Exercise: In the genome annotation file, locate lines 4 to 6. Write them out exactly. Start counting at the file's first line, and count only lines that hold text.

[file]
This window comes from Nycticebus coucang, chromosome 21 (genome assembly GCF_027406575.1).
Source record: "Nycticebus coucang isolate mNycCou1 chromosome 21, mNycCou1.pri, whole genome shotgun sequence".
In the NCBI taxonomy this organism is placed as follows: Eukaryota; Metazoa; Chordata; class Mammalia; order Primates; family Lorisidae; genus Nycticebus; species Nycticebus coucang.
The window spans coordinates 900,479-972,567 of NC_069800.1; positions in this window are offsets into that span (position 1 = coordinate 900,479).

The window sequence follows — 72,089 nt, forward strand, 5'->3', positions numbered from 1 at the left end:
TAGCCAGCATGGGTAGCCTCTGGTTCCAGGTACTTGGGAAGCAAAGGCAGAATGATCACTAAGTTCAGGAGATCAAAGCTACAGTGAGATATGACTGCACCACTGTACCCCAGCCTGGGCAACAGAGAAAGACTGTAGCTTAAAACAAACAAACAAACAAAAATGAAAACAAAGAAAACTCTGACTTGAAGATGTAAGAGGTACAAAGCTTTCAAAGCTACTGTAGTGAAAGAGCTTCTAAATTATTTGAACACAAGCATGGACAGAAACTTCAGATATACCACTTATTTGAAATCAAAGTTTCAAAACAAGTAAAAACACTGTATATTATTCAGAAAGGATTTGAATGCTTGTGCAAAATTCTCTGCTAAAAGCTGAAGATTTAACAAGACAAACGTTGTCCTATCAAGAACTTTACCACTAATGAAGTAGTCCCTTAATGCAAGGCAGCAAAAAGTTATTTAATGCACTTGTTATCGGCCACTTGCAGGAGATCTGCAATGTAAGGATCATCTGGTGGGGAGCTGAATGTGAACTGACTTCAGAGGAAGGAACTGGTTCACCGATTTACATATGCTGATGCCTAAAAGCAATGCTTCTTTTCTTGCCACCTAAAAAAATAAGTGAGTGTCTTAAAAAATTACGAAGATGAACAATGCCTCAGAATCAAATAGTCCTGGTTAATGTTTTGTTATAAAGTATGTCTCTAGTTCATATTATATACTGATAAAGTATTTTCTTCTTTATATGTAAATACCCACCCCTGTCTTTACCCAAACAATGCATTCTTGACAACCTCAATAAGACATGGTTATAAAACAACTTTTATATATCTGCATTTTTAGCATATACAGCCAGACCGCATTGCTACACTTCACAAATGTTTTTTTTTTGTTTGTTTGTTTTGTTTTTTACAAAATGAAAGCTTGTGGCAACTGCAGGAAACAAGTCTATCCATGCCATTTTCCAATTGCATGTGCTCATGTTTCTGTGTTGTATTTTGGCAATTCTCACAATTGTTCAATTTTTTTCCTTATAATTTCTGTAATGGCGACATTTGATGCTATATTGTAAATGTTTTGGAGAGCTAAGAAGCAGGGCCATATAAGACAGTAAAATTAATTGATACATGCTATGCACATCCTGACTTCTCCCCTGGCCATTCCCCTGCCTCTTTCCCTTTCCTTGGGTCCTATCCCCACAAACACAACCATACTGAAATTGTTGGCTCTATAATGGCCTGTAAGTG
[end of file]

The window spans coordinates 900,479-972,567 of NC_069800.1; positions in this window are offsets into that span (position 1 = coordinate 900,479).

The window sequence follows — 72,089 nt, forward strand, 5'->3', positions numbered from 1 at the left end:
TAGCCAGCATGGGTAGCCTCTGGTTCCAGGTACTTGGGAAGCAAAGGCAGAATGATCACTAAGTTCAGGAGATCAAAGCTACAGTGAGATATGACTGCACCACTGTACCCCAGCCTGGGCAACAGAGAAAGACTGTAGCTTAAAACAAACAAACAAACAAAAATGAAAACAAAGAAAACTCTGACTTGAAGATGTAAGAGGTACAAAGCTTTCAAAGCTACTGTAGTGAAAGAGCTTCTAAATTATTTGAACACAAGCATGGACAGAAACTTCAGATATACCACTTATTTGAAATCAAAGTTTCAAAACAAGTAAAAACACTGTATATTATTCAGAAAGGATTTGAATGCTTGTGCAAAATTCTCTGCTAAAAGCTGAAGATTTAACAAGACAAACGTTGTCCTATCAAGAACTTTACCACTAATGAAGTAGTCCCTTAATGCAAGGCAGCAAAAAGTTATTTAATGCACTTGTTATCGGCCACTTGCAGGAGATCTGCAATGTAAGGATCATCTGGTGGGGAGCTGAATGTGAACTGACTTCAGAGGAAGGAACTGGTTCACCGATTTACATATGCTGATGCCTAAAAGCAATGCTTCTTTTCTTGCCACCTAAAAAAATAAGTGAGTGTCTTAAAAAATTACGAAGATGAACAATGCCTCAGAATCAAATAGTCCTGGTTAATGTTTTGTTATAAAGTATGTCTCTAGTTCATATTATATACTGATAAAGTATTTTCTTCTTTATATGTAAATACCCACCCCTGTCTTTACCCAAACAATGCATTCTTGACAACCTCAATAAGACATGGTTATAAAACAACTTTTATATATCTGCATTTTTAGCATATACAGCCAGACCGCATTGCTACACTTCACAAATGTTTTTTTTTTGTTTGTTTGTTTTGTTTTTTACAAAATGAAAGCTTGTGGCAACTGCAGGAAACAAGTCTATCCATGCCATTTTCCAATTGCATGTGCTCATGTTTCTGTGTTGTATTTTGGCAATTCTCACAATTGTTCAATTTTTTTCCTTATAATTTCTGTAATGGCGACATTTGATGCTATATTGTAAATGTTTTGGAGAGCTAAGAAGCAGGGCCATATAAGACAGTAAAATTAATTGATACATGCTATGCACATCCTGACTTCTCCCCTGGCCATTCCCCTGCCTCTTTCCCTTTCCTTGGGTCCTATCCCCACAAACACAACCATACTGAAATTGTTGGCTCTATAATGGCCTGTAAGTG